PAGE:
The Wisdom of the Hive: Is the Web a Threat to Creativity and Cultural Values?Share
Jaron Lanier rails against the social trends being fostered by the Internet-- its power to stifle creativity and encourage groupthink and a lynch-mob mentality.
To virtual reality pioneer Jaron Lanier, nothing less than our culture and highest moral values are at stake thanks to theWorld Wide Web and certain destructive online behavior it facilitates. As evidence, he points out that during the 17 years since the Web took off, those who live off their brains—most writers, illustrators and musicians, for example—have experienced a worsening economic situation. In Lanier's view, content originators are only the first to feel the pain—their plight eventually will afflict everyone in the middle class, hampering their ability to earn money.
"Since more livelihoods should depend on brainpower as technology gets better, the direction we're going in is universal impoverishment," he tells Scientific American.
The disenchanted Lanier presents his views on Web-induced intellectual poverty, weighs in on whether information on the Web should be free (it shouldn't, he thinks), identifies several more areas of the Web that he believes are deficient, and explores what it means to be a person in the digital age in his new book You Are Not a Gadget: A Manifesto (Knopf, 2010). He is hardly a Luddite and is renowned for creating innovative interfaces, including head-mounted displays that extended virtual reality's use in medicine, physics and neuroscience. Lanier is still a big fan of the Internet; it is the way Web technology is designed and being used that dismays him.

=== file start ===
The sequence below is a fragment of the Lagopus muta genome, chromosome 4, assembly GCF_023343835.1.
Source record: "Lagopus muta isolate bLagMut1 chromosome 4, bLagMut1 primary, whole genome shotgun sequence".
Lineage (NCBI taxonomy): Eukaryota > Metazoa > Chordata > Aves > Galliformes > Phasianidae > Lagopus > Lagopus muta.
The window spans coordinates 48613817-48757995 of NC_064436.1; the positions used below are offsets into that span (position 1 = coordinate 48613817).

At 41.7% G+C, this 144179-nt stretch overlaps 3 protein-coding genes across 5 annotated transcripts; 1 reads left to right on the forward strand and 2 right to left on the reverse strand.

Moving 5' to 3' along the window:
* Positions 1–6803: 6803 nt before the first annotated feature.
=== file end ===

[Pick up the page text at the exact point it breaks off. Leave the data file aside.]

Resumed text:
Lanier claims ideology and the Web's design—user interfaces and logins for example—marginalize individuals as "sources of fragments to be exploited by others." Of particular concern is "hive thinking," whereby personal expression counts for little and the creative process is harmed. Instead, he wrote, the hive mind esteems networked technologies and holds information stored in those networks—often referred to as "the cloud"—in higher regard than the people who create the information. Lanier worries that valuing the aggregate more than individuals will "leach" people of empathy and humanity.